Texas Hold’Em Is King

It’s Friday night, after a long day at work, and its time to be entertained with some exciting, dramatic television. The pop corn is popped, the drinks are nearby and the remote is in hand. With anticipation the program is selected-the latest movie on DVD? No, it’s the World Series of Poker’s “No Limit Championship”, where characters, drama and tension abound in the popular spectator sport of No Limit Texas Holdem.

That’s right, spectator sport.

Poker has always enjoyed a certain amount of celebrity. From its popular origins on Louisiana riverboats and frontier town saloons of the old west to Rat Pack frequented gambling casinos in Las Vegas, the ultimate “vying card game” has risen to grab Neilson ratings and celebrity players, such as in Bravo’s show “Celebrity Poker Showdown.”

In the Mel Gibson movie Maverick, an enormous poker competition was held aboard a riverboat, with scores of the genteel folk standing by to watch the games. Pulling for the underdogs, cheering on the winners; the emotion is all the same regardless of the game. Being right there, watching the chutzpah pay itself out on the green felt table and counting the chips along with the players, can be a rush in and of itself. But how could the excitement of watching poker ever translate to the screen?

Two factors made it so. First, the right game had to be the vehicle, and No Limit Holdem had all the right elements. The name says it all, No Limit. In most poker games limits are set on the amount you are allowed to bet at any one time, keeping things friendly. In Texas Holdem anyone, at any time, could shove a mountain of chips into the pot, calling everyone in the had out. How popular is this move amongst viewers? Judging by the number of times audience members shout “All in!” (which is what betting everything is called) during Celebrity Poker Showdown, it’s pretty popular.

The second factor is technology; by adding small lipstick cameras to the playing table, it allows viewers to see what normally only the individual player would see; his two pocket cards.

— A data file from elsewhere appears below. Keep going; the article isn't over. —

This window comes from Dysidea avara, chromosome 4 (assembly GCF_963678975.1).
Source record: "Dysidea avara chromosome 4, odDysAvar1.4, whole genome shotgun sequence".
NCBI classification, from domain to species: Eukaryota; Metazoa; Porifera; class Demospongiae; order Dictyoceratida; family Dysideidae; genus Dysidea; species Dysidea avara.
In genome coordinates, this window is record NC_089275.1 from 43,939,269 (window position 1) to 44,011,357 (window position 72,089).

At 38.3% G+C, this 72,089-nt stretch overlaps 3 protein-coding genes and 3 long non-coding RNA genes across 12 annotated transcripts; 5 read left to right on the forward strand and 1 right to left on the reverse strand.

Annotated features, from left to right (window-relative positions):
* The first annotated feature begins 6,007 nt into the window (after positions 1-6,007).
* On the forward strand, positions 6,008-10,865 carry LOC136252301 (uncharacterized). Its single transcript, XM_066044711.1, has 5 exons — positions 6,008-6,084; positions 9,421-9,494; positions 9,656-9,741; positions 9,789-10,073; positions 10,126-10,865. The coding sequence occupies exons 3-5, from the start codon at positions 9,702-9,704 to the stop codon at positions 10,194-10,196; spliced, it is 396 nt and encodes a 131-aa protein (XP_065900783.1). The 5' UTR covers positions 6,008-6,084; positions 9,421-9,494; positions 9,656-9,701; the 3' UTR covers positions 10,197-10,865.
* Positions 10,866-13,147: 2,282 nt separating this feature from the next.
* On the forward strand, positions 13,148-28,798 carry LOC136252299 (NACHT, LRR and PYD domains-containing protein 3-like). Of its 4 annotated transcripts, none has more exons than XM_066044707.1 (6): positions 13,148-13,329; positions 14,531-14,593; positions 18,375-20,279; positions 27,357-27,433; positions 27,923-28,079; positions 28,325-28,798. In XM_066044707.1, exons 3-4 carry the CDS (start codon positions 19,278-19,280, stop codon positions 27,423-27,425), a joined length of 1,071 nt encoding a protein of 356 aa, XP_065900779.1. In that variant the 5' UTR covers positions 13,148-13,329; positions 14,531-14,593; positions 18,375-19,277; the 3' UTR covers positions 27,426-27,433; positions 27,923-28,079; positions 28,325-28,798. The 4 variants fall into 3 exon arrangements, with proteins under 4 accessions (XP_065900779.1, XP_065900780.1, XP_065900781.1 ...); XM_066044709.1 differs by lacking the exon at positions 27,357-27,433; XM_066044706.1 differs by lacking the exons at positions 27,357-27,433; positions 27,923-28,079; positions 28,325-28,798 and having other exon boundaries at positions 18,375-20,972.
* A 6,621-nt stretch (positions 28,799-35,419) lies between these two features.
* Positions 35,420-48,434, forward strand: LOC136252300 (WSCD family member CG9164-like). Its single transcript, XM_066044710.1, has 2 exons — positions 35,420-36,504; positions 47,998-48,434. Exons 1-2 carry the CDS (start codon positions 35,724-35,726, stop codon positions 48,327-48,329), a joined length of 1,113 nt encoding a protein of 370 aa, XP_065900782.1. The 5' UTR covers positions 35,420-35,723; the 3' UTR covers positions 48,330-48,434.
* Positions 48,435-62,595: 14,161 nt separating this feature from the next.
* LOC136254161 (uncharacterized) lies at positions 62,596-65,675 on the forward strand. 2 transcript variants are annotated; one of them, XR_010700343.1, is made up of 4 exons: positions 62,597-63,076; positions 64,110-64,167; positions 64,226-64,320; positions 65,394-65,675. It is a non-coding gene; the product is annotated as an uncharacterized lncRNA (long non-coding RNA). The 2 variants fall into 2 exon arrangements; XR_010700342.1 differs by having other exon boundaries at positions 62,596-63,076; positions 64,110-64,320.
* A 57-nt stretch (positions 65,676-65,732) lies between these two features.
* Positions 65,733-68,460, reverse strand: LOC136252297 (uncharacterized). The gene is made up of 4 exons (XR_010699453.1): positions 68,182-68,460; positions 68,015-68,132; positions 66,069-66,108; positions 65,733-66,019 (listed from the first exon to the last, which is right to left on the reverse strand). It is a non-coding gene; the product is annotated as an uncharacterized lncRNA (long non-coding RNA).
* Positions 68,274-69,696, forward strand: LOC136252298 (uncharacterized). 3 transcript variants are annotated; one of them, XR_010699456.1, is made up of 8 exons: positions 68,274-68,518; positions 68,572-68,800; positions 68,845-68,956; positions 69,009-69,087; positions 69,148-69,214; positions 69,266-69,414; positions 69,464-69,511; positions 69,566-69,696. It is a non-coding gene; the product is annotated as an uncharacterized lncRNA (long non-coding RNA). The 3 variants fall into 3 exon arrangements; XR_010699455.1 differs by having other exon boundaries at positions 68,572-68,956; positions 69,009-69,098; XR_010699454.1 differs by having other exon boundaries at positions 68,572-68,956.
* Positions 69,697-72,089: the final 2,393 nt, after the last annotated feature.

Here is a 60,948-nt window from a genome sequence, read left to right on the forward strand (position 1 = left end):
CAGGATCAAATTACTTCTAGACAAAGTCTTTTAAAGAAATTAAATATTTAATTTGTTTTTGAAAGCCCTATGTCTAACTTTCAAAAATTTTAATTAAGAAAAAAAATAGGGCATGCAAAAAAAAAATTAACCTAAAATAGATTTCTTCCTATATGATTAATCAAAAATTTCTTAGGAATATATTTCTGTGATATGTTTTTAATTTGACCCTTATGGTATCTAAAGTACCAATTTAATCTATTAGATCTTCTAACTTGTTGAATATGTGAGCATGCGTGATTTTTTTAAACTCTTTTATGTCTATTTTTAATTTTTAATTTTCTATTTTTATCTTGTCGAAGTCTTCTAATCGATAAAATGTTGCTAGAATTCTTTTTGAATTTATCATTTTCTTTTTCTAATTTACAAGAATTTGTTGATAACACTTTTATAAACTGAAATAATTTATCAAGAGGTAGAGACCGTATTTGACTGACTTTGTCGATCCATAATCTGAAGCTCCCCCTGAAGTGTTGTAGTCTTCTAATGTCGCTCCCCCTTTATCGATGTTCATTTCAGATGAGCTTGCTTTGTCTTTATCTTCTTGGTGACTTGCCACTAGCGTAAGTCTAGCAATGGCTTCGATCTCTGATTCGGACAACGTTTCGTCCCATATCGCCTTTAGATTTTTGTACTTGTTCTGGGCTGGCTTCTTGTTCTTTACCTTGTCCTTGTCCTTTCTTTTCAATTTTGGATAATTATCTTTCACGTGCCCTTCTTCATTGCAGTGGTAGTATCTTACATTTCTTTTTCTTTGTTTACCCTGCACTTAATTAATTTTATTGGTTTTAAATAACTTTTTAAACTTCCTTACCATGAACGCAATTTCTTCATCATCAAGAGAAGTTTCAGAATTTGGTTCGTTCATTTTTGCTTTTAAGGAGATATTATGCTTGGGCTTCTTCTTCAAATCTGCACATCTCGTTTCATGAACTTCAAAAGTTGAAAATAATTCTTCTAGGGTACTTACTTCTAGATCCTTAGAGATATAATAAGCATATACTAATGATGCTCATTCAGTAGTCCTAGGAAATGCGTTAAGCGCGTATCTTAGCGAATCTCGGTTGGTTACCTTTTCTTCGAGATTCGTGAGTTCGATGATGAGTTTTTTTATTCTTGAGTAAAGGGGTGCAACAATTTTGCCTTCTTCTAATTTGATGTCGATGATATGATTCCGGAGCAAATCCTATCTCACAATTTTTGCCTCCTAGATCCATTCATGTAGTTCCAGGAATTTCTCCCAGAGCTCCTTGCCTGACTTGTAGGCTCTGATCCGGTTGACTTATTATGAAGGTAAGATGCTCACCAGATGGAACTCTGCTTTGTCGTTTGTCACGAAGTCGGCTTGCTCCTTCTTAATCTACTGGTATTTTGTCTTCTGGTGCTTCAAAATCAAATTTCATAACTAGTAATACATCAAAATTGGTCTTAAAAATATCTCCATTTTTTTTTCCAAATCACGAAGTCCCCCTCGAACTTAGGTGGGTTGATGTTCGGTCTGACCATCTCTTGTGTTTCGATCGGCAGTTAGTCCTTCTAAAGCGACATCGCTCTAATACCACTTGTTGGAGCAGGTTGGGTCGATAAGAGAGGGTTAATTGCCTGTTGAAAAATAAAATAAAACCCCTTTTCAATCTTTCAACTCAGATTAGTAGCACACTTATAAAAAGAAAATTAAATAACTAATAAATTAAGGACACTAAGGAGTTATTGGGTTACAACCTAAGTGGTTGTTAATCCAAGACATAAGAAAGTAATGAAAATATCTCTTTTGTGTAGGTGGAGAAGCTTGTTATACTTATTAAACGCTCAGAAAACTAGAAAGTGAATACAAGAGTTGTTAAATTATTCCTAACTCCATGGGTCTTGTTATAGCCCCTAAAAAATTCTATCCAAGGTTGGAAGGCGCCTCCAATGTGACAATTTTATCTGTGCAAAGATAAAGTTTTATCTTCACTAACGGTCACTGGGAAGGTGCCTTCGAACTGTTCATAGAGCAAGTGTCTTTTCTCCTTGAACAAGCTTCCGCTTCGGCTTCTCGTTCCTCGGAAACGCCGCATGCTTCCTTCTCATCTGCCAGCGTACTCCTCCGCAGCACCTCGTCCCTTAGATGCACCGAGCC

Holdem is also a community game, and once the rules are understood, fairly easy to follow. Each player is dealt two pocket cards face down; five cards are played in the center of the table, face up, and the goal is to make the best hand of five cards out of the seven available (two pocket and five community cards.)

In tournament play the ante (the amount each player is required to put in the pot before the round begins) and the blinds increase every twenty minutes or so, which means that even the most conservative player will soon find their cache of chips dwindling. The little and big blinds are required bets made by the two players to the left of the dealer, who’s position is marked by a small plastic chip, which makes its way clockwise around the table.

Normally a spectator would have to make do with watching the community cards and the players (which, admittedly, is already very entertaining) but with the lipstick cameras showing the pocket cards, spectating goes to the next level. Playing along is possible as viewers will back-seat play the hands, cheering and jeering the decisions made by the folk at the table.

Other elements come into play with Holdem’s popularity. The lingo makes it fun, with the first three cards in the community pool called the flop, the next card called the turn and the last the river. Rounding out the uniqueness of the sport are the players, who routinely wear sunglasses to hide their tells (subtle mannerisms that pros can read to guess how a person will play), funky hats or shirts to throw off the competition and generally act up.

Could the argument be made that, while watching players risk tons of cash in chip form can be dramatic enough, there is no plot, no story to engage the viewers? Sure, but the 2003 winner of the World Series of Poker No Limit Hold’em Championship would prove the opposite is true. Chris Moneymaker, then 27, made a name by teaching himself, and then excelling in, internet poker. This new comer slapped down his $40 entry fee and then, to the chagrin of the grizzled vets around the tables, walked away with the $2,500,000 dollar prize.


Kieron Watson has a keen sense when it comes to card games. He also wished to travel around the world and compete with other professional players.